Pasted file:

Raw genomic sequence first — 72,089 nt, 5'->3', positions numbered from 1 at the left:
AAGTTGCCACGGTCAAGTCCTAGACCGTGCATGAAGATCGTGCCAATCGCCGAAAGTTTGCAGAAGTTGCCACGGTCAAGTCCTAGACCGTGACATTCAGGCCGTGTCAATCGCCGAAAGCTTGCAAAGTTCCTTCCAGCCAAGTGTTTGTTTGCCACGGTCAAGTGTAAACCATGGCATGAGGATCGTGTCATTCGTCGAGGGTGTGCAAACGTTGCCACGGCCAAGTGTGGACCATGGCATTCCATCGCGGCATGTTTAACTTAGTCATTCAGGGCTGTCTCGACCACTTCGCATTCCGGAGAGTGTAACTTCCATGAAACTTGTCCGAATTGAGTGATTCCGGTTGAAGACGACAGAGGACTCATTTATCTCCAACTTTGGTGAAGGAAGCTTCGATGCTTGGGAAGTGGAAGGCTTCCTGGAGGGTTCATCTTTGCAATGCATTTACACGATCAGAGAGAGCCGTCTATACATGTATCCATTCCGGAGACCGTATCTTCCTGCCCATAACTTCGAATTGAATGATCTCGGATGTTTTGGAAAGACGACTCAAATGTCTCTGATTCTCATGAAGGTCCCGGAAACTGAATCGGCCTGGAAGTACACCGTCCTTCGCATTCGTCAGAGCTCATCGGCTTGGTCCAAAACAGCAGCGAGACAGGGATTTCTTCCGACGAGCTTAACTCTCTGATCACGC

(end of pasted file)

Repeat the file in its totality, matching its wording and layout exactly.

Raw genomic sequence first — 72,089 nt, 5'->3', positions numbered from 1 at the left:
AAGTTGCCACGGTCAAGTCCTAGACCGTGCATGAAGATCGTGCCAATCGCCGAAAGTTTGCAGAAGTTGCCACGGTCAAGTCCTAGACCGTGACATTCAGGCCGTGTCAATCGCCGAAAGCTTGCAAAGTTCCTTCCAGCCAAGTGTTTGTTTGCCACGGTCAAGTGTAAACCATGGCATGAGGATCGTGTCATTCGTCGAGGGTGTGCAAACGTTGCCACGGCCAAGTGTGGACCATGGCATTCCATCGCGGCATGTTTAACTTAGTCATTCAGGGCTGTCTCGACCACTTCGCATTCCGGAGAGTGTAACTTCCATGAAACTTGTCCGAATTGAGTGATTCCGGTTGAAGACGACAGAGGACTCATTTATCTCCAACTTTGGTGAAGGAAGCTTCGATGCTTGGGAAGTGGAAGGCTTCCTGGAGGGTTCATCTTTGCAATGCATTTACACGATCAGAGAGAGCCGTCTATACATGTATCCATTCCGGAGACCGTATCTTCCTGCCCATAACTTCGAATTGAATGATCTCGGATGTTTTGGAAAGACGACTCAAATGTCTCTGATTCTCATGAAGGTCCCGGAAACTGAATCGGCCTGGAAGTACACCGTCCTTCGCATTCGTCAGAGCTCATCGGCTTGGTCCAAAACAGCAGCGAGACAGGGATTTCTTCCGACGAGCTTAACTCTCTGATCACGC